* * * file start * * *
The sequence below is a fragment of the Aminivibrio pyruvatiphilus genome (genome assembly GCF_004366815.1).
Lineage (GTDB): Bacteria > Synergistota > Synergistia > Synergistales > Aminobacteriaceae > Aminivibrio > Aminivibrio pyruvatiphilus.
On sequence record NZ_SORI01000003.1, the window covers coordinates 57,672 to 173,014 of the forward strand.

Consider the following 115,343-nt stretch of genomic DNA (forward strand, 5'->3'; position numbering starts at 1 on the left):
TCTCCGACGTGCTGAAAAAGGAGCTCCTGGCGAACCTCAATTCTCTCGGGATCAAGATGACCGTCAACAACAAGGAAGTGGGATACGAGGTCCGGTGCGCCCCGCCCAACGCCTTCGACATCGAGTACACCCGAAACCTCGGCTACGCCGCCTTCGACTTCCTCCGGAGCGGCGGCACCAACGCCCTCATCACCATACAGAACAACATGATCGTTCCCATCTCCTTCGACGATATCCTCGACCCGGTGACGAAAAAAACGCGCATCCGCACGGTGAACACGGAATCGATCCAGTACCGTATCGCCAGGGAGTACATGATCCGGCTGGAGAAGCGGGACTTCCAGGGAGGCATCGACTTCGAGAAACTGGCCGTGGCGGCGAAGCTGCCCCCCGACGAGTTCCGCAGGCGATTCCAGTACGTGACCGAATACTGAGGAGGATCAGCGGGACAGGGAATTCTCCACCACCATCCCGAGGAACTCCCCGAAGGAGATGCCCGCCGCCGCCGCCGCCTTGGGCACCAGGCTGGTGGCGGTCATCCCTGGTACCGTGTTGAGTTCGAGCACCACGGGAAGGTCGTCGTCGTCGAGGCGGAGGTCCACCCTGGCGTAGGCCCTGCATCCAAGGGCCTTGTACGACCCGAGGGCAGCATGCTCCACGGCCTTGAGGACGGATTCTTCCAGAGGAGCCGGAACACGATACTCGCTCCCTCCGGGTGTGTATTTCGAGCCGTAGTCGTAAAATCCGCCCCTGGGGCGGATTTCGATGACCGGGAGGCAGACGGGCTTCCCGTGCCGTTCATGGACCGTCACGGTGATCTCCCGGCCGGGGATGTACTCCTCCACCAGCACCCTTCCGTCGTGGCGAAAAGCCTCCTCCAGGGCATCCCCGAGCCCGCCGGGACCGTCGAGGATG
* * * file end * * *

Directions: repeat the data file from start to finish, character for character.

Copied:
The sequence below is a fragment of the Aminivibrio pyruvatiphilus genome (genome assembly GCF_004366815.1).
Lineage (GTDB): Bacteria > Synergistota > Synergistia > Synergistales > Aminobacteriaceae > Aminivibrio > Aminivibrio pyruvatiphilus.
On sequence record NZ_SORI01000003.1, the window covers coordinates 57,672 to 173,014 of the forward strand.

Consider the following 115,343-nt stretch of genomic DNA (forward strand, 5'->3'; position numbering starts at 1 on the left):
TCTCCGACGTGCTGAAAAAGGAGCTCCTGGCGAACCTCAATTCTCTCGGGATCAAGATGACCGTCAACAACAAGGAAGTGGGATACGAGGTCCGGTGCGCCCCGCCCAACGCCTTCGACATCGAGTACACCCGAAACCTCGGCTACGCCGCCTTCGACTTCCTCCGGAGCGGCGGCACCAACGCCCTCATCACCATACAGAACAACATGATCGTTCCCATCTCCTTCGACGATATCCTCGACCCGGTGACGAAAAAAACGCGCATCCGCACGGTGAACACGGAATCGATCCAGTACCGTATCGCCAGGGAGTACATGATCCGGCTGGAGAAGCGGGACTTCCAGGGAGGCATCGACTTCGAGAAACTGGCCGTGGCGGCGAAGCTGCCCCCCGACGAGTTCCGCAGGCGATTCCAGTACGTGACCGAATACTGAGGAGGATCAGCGGGACAGGGAATTCTCCACCACCATCCCGAGGAACTCCCCGAAGGAGATGCCCGCCGCCGCCGCCGCCTTGGGCACCAGGCTGGTGGCGGTCATCCCTGGTACCGTGTTGAGTTCGAGCACCACGGGAAGGTCGTCGTCGTCGAGGCGGAGGTCCACCCTGGCGTAGGCCCTGCATCCAAGGGCCTTGTACGACCCGAGGGCAGCATGCTCCACGGCCTTGAGGACGGATTCTTCCAGAGGAGCCGGAACACGATACTCGCTCCCTCCGGGTGTGTATTTCGAGCCGTAGTCGTAAAATCCGCCCCTGGGGCGGATTTCGATGACCGGGAGGCAGACGGGCTTCCCGTGCCGTTCATGGACCGTCACGGTGATCTCCCGGCCGGGGATGTACTCCTCCACCAGCACCCTTCCGTCGTGGCGAAAAGCCTCCTCCAGGGCATCCCCGAGCCCGCCGGGACCGTCGAGGATG